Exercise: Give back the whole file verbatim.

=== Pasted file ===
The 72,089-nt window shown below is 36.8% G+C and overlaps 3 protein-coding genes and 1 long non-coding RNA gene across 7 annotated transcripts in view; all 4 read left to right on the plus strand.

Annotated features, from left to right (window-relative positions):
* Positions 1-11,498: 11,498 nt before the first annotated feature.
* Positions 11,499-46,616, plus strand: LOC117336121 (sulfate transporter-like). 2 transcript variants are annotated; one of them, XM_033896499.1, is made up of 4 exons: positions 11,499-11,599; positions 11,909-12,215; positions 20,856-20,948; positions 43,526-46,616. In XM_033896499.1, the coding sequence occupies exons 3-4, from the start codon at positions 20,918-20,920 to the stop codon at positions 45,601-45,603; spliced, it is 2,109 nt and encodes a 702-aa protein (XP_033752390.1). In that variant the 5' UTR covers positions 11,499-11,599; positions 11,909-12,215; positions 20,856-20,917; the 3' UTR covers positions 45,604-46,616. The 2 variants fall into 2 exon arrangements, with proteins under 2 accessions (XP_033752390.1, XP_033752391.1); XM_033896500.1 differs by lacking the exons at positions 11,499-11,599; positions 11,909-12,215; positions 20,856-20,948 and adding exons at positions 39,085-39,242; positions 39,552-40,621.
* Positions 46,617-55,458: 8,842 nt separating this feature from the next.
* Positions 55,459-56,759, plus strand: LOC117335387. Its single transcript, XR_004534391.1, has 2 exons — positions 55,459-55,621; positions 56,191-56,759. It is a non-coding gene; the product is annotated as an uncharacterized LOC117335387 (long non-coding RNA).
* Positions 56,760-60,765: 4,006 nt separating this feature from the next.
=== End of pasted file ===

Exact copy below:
The 72,089-nt window shown below is 36.8% G+C and overlaps 3 protein-coding genes and 1 long non-coding RNA gene across 7 annotated transcripts in view; all 4 read left to right on the plus strand.

Annotated features, from left to right (window-relative positions):
* Positions 1-11,498: 11,498 nt before the first annotated feature.
* Positions 11,499-46,616, plus strand: LOC117336121 (sulfate transporter-like). 2 transcript variants are annotated; one of them, XM_033896499.1, is made up of 4 exons: positions 11,499-11,599; positions 11,909-12,215; positions 20,856-20,948; positions 43,526-46,616. In XM_033896499.1, the coding sequence occupies exons 3-4, from the start codon at positions 20,918-20,920 to the stop codon at positions 45,601-45,603; spliced, it is 2,109 nt and encodes a 702-aa protein (XP_033752390.1). In that variant the 5' UTR covers positions 11,499-11,599; positions 11,909-12,215; positions 20,856-20,917; the 3' UTR covers positions 45,604-46,616. The 2 variants fall into 2 exon arrangements, with proteins under 2 accessions (XP_033752390.1, XP_033752391.1); XM_033896500.1 differs by lacking the exons at positions 11,499-11,599; positions 11,909-12,215; positions 20,856-20,948 and adding exons at positions 39,085-39,242; positions 39,552-40,621.
* Positions 46,617-55,458: 8,842 nt separating this feature from the next.
* Positions 55,459-56,759, plus strand: LOC117335387. Its single transcript, XR_004534391.1, has 2 exons — positions 55,459-55,621; positions 56,191-56,759. It is a non-coding gene; the product is annotated as an uncharacterized LOC117335387 (long non-coding RNA).
* Positions 56,760-60,765: 4,006 nt separating this feature from the next.